Millions of Potentially Fake, Unsafe Products Enter the U.S. Daily Uninspected, Heading to Unsuspecting Consumers, Lori Wallach, Director of Public Citizen’s Global Trade Watch, Will Tell House Lawmakers
WHAT: Lori Wallach, director of Public Citizen’s Global Trade Watch, will testify Wednesday before U.S. House of Representatives lawmakers about a loophole in U.S. trade law that is generating a new flood of unsafe and counterfeit products – ranging from dangerous air bags and children’s toys laced with lead to cosmetics containing arsenic and prescription drugs lacking active ingredients – to be imported into the U.S. uninspected and sent to unsuspecting consumers.
The hearing, titled, “Buyer Beware: Fake and Unsafe Products on Online Marketplaces,” will be held before the U.S. House Energy and Commerce Committee’s Subcommittee on Consumer Protection and Commerce.
WHERE: Room 2123, Rayburn House Office Building
WHEN: 10 a.m. EST, Wednesday, March 4
WHO: Lori Wallach, director, Public Citizen’s Global Trade Watch
A quiet change to U.S. trade law has generated a growing tsunami of fake and dangerous products, with millions of e-commerce-purchased individual packages of imports daily coming to U.S. consumers from overseas, almost all uninspected.
When most people think of fake products, they imagine knockoff Gucci bags or Rolexes. But today, thanks to the practices of many major online retailers, consumers are being widely exposed to serious health and safety risks by very different fake imported products, many of which could pose significant health and safety issues.
The exponential growth of e-commerce means fake and unsafe products produced anywhere in the world gain millions of potential customers, with sales and delivery made easy and quick, and listings on well-branded e-commerce platforms providing an air of legitimacy and false sense of safety.
Approximately one million small e-commerce packages arrive in the United States daily from China alone. Both the new daily flood of small imported packages and the lack of inspection are a result of a 2015 trade law change that allows goods valued under $800 to avoid most U.S. Customs procedures. This is called a Section 321 “de minimis” waiver, and no detailed information is even required about the contents of packages imported under this loophole, which means they skirt systems used by the Consumer Product Safety Commission and other government agencies to target high-risk products for inspection.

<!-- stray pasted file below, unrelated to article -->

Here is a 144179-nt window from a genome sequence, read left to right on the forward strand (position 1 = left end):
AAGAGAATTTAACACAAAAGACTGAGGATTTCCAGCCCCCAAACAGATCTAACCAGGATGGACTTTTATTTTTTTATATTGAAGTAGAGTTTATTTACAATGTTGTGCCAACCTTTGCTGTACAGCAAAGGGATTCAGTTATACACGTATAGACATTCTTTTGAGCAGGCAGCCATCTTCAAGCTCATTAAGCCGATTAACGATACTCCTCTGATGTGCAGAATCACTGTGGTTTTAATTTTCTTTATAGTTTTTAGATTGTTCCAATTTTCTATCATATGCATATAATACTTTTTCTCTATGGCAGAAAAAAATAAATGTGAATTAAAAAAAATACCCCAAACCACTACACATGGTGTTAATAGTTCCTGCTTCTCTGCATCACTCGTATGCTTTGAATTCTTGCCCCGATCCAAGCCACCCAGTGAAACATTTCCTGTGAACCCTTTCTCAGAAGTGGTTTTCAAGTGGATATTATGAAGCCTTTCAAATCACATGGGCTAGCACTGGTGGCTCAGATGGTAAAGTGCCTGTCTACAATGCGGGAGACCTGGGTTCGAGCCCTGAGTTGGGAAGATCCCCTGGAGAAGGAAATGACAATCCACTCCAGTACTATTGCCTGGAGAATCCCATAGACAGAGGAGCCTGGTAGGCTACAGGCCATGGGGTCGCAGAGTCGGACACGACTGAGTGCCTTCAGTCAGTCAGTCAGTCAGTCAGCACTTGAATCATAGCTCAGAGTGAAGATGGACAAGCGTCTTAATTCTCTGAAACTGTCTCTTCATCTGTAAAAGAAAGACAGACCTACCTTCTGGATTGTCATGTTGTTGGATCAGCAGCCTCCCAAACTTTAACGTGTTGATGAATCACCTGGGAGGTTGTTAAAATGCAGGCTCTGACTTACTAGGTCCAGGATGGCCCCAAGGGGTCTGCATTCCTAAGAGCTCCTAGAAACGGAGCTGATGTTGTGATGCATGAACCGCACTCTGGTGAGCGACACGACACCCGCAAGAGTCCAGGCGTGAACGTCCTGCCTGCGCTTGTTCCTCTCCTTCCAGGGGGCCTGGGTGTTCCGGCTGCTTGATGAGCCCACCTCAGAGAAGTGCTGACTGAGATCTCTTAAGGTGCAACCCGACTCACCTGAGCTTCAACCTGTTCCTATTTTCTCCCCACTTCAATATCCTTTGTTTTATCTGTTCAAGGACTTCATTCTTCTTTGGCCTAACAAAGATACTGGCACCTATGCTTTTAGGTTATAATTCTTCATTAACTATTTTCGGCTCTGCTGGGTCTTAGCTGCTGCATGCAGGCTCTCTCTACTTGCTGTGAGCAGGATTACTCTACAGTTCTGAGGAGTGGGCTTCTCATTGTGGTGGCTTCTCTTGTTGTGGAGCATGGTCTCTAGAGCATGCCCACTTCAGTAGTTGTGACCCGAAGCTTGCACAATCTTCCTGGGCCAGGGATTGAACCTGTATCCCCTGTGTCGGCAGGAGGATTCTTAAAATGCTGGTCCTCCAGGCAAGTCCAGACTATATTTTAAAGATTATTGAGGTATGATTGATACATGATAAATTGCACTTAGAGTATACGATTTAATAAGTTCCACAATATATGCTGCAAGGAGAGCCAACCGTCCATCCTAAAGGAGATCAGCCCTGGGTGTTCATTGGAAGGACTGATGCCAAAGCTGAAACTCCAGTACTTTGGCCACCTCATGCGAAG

Many major e-commerce retailers sought this trade-law change. They now exploit this loophole in combination with their claim not to be sellers of goods but just an interface between other sellers and consumers (and thus not responsible for accuracy of goods’ descriptions or safety) to allow anyone to sell anything. Even though these imports arrive at our doors only thanks to Amazon and other online platforms, U.S. Customs policy treats consumers – not the e-commerce sales platforms – as the “importer.”
Consumers remain unaware products they purchased from well-known e-commerce sites may not be what they assume and are not inspected. Recent Customs spot checks of small imported e-commerce packages have found a terrifying violation rate. But to date, U.S. government agencies have not altered their operations to manage the flood of goods made offshore arriving in small packages via e-commerce.
Public Citizen will urge Congress to prioritize consumer safety and address both the trade loophole that permits the new floods of unsafe imported goods and the e-commerce retailers’ lack of responsibility and accountability for the safety of the goods they sell.